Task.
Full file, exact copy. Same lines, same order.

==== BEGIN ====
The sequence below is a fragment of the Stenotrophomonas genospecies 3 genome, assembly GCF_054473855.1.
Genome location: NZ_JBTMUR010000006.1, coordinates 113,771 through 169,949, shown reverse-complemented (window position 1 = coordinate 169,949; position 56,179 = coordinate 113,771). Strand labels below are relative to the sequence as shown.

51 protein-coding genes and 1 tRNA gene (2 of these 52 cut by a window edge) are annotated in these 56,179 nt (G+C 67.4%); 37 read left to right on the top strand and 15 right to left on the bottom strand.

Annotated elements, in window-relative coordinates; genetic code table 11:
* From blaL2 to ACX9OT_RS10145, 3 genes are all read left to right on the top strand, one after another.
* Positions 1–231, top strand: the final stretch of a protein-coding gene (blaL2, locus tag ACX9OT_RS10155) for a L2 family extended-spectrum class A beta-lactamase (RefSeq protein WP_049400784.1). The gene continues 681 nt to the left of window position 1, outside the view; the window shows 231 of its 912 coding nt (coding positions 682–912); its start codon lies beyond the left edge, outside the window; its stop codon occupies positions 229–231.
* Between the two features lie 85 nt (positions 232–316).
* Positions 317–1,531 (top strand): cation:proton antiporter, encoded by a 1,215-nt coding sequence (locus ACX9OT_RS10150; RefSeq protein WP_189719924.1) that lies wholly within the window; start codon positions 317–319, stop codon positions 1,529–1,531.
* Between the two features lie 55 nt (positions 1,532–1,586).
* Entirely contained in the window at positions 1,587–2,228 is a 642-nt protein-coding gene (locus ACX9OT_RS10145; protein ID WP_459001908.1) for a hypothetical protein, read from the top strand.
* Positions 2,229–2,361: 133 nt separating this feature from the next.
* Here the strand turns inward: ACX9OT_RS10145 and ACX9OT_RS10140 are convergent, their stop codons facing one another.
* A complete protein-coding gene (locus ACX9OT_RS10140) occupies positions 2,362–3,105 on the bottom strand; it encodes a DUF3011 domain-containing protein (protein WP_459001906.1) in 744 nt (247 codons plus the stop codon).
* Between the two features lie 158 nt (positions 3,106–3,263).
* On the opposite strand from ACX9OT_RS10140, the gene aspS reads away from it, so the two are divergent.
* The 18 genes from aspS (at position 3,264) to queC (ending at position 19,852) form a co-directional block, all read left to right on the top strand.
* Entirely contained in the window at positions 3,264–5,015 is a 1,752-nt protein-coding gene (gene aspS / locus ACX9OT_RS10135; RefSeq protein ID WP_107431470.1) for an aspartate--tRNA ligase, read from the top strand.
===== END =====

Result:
The sequence below is a fragment of the Stenotrophomonas genospecies 3 genome, assembly GCF_054473855.1.
Genome location: NZ_JBTMUR010000006.1, coordinates 113,771 through 169,949, shown reverse-complemented (window position 1 = coordinate 169,949; position 56,179 = coordinate 113,771). Strand labels below are relative to the sequence as shown.

51 protein-coding genes and 1 tRNA gene (2 of these 52 cut by a window edge) are annotated in these 56,179 nt (G+C 67.4%); 37 read left to right on the top strand and 15 right to left on the bottom strand.

Annotated elements, in window-relative coordinates; genetic code table 11:
* From blaL2 to ACX9OT_RS10145, 3 genes are all read left to right on the top strand, one after another.
* Positions 1–231, top strand: the final stretch of a protein-coding gene (blaL2, locus tag ACX9OT_RS10155) for a L2 family extended-spectrum class A beta-lactamase (RefSeq protein WP_049400784.1). The gene continues 681 nt to the left of window position 1, outside the view; the window shows 231 of its 912 coding nt (coding positions 682–912); its start codon lies beyond the left edge, outside the window; its stop codon occupies positions 229–231.
* Between the two features lie 85 nt (positions 232–316).
* Positions 317–1,531 (top strand): cation:proton antiporter, encoded by a 1,215-nt coding sequence (locus ACX9OT_RS10150; RefSeq protein WP_189719924.1) that lies wholly within the window; start codon positions 317–319, stop codon positions 1,529–1,531.
* Between the two features lie 55 nt (positions 1,532–1,586).
* Entirely contained in the window at positions 1,587–2,228 is a 642-nt protein-coding gene (locus ACX9OT_RS10145; protein ID WP_459001908.1) for a hypothetical protein, read from the top strand.
* Positions 2,229–2,361: 133 nt separating this feature from the next.
* Here the strand turns inward: ACX9OT_RS10145 and ACX9OT_RS10140 are convergent, their stop codons facing one another.
* A complete protein-coding gene (locus ACX9OT_RS10140) occupies positions 2,362–3,105 on the bottom strand; it encodes a DUF3011 domain-containing protein (protein WP_459001906.1) in 744 nt (247 codons plus the stop codon).
* Between the two features lie 158 nt (positions 3,106–3,263).
* On the opposite strand from ACX9OT_RS10140, the gene aspS reads away from it, so the two are divergent.
* The 18 genes from aspS (at position 3,264) to queC (ending at position 19,852) form a co-directional block, all read left to right on the top strand.
* Entirely contained in the window at positions 3,264–5,015 is a 1,752-nt protein-coding gene (gene aspS / locus ACX9OT_RS10135; RefSeq protein ID WP_107431470.1) for an aspartate--tRNA ligase, read from the top strand.